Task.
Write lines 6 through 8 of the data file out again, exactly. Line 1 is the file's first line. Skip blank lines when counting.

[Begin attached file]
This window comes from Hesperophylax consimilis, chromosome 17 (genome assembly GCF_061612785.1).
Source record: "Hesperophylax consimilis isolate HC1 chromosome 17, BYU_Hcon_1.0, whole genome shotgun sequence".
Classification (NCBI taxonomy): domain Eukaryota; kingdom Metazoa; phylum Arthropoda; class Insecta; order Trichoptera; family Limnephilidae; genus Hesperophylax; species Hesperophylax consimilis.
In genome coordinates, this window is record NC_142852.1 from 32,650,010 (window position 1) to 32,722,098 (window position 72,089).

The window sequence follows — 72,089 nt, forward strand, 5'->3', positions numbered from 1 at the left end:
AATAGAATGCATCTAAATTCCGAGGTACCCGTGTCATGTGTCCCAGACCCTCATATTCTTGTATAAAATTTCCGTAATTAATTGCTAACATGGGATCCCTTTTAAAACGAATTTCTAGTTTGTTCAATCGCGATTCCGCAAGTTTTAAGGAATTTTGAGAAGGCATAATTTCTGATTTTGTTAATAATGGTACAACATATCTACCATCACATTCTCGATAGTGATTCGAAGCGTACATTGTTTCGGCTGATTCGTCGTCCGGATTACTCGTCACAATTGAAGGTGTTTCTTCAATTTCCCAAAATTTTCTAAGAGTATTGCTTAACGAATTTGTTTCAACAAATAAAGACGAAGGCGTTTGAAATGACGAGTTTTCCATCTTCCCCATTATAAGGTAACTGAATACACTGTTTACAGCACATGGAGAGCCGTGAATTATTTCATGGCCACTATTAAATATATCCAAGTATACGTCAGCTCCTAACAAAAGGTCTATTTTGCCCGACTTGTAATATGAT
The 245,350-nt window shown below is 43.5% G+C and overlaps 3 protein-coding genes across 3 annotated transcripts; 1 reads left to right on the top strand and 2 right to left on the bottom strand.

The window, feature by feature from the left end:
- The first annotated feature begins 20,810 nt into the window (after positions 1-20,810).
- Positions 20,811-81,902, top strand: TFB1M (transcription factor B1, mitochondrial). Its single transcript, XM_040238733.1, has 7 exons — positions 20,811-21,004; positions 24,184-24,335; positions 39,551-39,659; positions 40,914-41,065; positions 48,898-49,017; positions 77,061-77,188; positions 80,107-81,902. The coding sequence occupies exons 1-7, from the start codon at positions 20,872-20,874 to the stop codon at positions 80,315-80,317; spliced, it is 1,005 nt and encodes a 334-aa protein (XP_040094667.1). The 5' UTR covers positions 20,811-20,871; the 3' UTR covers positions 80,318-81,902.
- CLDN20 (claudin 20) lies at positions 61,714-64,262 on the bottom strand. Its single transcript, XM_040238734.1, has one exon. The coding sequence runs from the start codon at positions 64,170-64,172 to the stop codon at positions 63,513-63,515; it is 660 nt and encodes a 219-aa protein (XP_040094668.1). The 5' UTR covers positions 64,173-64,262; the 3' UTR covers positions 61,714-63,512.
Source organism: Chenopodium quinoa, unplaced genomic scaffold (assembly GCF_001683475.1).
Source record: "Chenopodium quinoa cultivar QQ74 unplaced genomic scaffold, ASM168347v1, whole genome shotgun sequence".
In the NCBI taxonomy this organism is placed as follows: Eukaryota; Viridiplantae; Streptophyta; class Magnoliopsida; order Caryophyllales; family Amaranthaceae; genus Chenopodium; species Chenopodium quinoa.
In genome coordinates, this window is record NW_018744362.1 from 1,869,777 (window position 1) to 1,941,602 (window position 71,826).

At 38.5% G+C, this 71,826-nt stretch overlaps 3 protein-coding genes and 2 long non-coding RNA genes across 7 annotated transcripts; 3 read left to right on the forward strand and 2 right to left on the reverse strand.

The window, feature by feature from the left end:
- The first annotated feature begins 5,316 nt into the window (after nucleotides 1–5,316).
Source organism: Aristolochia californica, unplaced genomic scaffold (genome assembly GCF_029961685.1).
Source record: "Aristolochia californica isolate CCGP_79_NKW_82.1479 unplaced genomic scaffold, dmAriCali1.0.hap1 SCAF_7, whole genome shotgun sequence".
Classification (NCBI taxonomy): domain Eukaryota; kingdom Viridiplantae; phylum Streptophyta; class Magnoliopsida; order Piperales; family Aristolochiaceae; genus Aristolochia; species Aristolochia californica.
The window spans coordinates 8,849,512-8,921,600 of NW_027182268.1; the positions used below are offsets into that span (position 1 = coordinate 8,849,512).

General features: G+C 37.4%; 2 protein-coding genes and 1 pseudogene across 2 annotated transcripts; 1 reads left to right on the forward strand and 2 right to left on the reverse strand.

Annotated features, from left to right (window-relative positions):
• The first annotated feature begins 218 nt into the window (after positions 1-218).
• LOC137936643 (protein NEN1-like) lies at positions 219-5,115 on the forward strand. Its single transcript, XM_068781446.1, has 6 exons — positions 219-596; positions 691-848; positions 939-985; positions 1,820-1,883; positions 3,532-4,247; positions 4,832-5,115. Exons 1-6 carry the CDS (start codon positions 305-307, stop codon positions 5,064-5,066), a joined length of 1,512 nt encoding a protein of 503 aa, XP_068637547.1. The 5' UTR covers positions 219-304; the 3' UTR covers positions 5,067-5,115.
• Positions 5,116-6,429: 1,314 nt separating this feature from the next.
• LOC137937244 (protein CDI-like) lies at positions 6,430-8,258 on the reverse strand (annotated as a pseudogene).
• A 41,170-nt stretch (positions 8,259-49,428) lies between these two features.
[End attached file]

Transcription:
AATAGAATGCATCTAAATTCCGAGGTACCCGTGTCATGTGTCCCAGACCCTCATATTCTTGTATAAAATTTCCGTAATTAATTGCTAACATGGGATCCCTTTTAAAACGAATTTCTAGTTTGTTCAATCGCGATTCCGCAAGTTTTAAGGAATTTTGAGAAGGCATAATTTCTGATTTTGTTAATAATGGTACAACATATCTACCATCACATTCTCGATAGTGATTCGAAGCGTACATTGTTTCGGCTGATTCGTCGTCCGGATTACTCGTCACAATTGAAGGTGTTTCTTCAATTTCCCAAAATTTTCTAAGAGTATTGCTTAACGAATTTGTTTCAACAAATAAAGACGAAGGCGTTTGAAATGACGAGTTTTCCATCTTCCCCATTATAAGGTAACTGAATACACTGTTTACAGCACATGGAGAGCCGTGAATTATTTCATGGCCACTATTAAATATATCCAAGTATACGTCAGCTCCTAACAAAAGGTCTATTTTGCCCGACTTGTAATATGAT
The 245,350-nt window shown below is 43.5% G+C and overlaps 3 protein-coding genes across 3 annotated transcripts; 1 reads left to right on the top strand and 2 right to left on the bottom strand.

The window, feature by feature from the left end: